If you made any payment towards your federal student loan after March 13, you may ask for a refund to the student loan servicer. However, if you are financially strong to carry on with the payments on your student loans, any payments you make after March 13 will be treated as payment to the principal. This way your loan will be paid off faster.      

b) Interest and payments are suspended for federal student loan only

Only federal student loans will be eligible for the suspension of payments. Some federal student loans are owned by private lenders. Normally student loans under the Federal Family Education Loan (FFEL) Program fell into this category. 

The FFEL lender might suspend interest and payments if they want to. You may contact your servicer to check if this option is available to you.

The CARES Act does not entertain private student loans owned by banks, credit unions, schools, or other commercial companies. But some of the many private student loan lenders may implement extended forbearance options. You may contact the lender to get more information on this subject. 

If your lender does not allow suspension of student loan interest and payment, and you can’t afford your payment at all, you may opt for a debt settlement program. You may choose any of the best debt settlement companies in the USA, but make sure you read reviews online.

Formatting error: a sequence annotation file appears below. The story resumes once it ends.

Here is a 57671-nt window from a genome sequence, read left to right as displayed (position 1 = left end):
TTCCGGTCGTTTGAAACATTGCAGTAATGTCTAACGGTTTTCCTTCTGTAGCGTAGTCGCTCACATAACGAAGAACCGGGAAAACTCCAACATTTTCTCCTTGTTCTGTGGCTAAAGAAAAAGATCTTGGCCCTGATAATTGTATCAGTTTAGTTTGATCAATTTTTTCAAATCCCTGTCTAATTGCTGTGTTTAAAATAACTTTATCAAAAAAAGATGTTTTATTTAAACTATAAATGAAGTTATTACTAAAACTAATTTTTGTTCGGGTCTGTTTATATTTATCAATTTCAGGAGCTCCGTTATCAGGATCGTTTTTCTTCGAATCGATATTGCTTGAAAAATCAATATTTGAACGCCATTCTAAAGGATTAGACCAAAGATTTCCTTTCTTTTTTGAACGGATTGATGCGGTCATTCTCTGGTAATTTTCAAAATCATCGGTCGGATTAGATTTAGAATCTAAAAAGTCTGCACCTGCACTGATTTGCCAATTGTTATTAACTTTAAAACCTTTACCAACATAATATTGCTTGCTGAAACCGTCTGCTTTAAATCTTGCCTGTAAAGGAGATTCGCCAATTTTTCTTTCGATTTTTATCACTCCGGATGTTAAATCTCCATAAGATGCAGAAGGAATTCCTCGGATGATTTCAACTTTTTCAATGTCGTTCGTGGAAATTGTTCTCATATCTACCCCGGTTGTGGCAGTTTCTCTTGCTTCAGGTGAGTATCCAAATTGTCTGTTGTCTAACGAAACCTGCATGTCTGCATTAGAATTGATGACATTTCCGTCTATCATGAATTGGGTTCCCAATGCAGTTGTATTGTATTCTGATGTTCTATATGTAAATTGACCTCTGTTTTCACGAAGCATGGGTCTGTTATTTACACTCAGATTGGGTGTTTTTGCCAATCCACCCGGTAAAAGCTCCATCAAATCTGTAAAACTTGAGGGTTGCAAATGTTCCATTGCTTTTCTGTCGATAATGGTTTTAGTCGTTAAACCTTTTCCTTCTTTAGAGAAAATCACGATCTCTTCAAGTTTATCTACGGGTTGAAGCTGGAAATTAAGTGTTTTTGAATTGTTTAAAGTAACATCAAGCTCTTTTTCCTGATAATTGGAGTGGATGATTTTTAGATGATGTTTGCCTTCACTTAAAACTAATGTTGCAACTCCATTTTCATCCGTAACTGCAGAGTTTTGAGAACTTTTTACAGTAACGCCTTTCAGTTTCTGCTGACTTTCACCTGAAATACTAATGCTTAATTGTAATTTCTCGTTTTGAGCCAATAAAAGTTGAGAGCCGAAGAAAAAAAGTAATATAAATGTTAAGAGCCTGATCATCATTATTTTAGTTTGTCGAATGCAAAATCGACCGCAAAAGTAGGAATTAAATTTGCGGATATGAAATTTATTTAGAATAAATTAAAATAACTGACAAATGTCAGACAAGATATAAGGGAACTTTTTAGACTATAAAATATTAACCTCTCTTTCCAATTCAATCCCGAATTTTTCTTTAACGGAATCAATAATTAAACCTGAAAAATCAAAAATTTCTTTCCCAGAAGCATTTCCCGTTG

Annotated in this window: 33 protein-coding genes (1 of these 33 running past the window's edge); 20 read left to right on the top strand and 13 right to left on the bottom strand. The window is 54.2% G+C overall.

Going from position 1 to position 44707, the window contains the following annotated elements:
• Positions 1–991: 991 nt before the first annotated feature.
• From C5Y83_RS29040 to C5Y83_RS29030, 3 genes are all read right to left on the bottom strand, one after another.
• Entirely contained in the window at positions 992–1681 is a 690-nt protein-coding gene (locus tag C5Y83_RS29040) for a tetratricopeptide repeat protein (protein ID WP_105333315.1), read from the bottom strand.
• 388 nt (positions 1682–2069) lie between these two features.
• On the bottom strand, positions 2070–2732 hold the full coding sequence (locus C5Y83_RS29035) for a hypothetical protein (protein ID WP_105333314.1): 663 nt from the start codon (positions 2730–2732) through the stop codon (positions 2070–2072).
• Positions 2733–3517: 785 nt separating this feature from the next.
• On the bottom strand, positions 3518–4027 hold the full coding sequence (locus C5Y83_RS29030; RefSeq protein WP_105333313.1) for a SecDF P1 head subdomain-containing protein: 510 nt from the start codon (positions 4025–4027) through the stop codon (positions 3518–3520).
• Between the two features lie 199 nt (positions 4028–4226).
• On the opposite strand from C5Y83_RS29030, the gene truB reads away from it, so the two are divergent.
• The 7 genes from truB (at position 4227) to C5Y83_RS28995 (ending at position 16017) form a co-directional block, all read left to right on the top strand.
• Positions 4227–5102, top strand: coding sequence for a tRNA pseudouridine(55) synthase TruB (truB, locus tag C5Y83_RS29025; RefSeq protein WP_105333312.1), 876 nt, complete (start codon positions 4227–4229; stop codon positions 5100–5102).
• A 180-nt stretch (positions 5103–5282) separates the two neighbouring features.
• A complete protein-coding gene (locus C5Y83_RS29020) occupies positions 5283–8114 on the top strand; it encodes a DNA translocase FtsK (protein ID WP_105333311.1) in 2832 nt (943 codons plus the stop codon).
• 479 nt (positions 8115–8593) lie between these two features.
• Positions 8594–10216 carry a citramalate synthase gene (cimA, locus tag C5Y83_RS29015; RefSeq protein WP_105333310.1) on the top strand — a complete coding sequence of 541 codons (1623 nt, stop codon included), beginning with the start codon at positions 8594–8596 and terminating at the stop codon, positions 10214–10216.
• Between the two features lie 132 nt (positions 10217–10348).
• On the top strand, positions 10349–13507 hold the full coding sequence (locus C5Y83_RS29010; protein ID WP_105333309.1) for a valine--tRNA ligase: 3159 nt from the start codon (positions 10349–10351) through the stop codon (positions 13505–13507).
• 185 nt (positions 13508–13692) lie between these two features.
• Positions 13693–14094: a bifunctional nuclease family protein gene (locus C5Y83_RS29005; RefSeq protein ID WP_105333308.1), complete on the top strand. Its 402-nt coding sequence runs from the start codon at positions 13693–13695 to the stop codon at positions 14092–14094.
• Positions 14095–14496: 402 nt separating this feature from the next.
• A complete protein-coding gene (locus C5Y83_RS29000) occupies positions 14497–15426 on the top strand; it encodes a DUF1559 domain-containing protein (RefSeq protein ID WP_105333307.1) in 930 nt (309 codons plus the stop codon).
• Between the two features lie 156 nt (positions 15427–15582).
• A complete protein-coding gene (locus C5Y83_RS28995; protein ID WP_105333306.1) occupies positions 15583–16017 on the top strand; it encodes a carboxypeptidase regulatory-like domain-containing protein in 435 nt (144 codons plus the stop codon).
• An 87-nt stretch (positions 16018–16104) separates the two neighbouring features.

c) Feds won’t charge you for suspending student loan payments

The federal government does not charge any fee to suspend your payments. If someone asks for money, it is a student loan debt relief scam and you should file a complaint to the FTC’s complaint assistant. 

The federal student loan servicer will suspend all interest and payments on your loan and send you a written notification about the suspension between March 13 and September 30, 2020. You might be getting the notice by mid of April. Make sure to update your contact information and check your mail or email regularly. You can call your servicer or call at 1-800-4-FED-AID to get all the information.              

d) The suspension does not affect your credit

You won’t get a negative credit reporting if you put your student loan into a deferment or forbearance. The CARES Act instructs credit reporting agencies and loan servicing companies to report the suspended payments for the next 6 months as a normal, on-time payment for each month.

e) Tax-Free employer contributions for student loans

If your employer makes all the student loan payments as an employee benefit, you might get extra benefits for that under the CARES Act. 

Your employer may pay up to $5,250 of your student loans tax-free this year. Apart from that, the CARES Act also prevents the involuntary collection of student loan debts during these 6 months. That means you’ll get tax refunds and Social Security benefits, with no garnishment of wages. 


You might find financial difficulties being a student loan borrower, due to the pandemic. The CARES Act does not provide for any student loan forgiveness. 

But still, do not hesitate to contact your loan servicer and look out for other options. You may use online forms on your servicer’s website or call the servicer for direct assistance.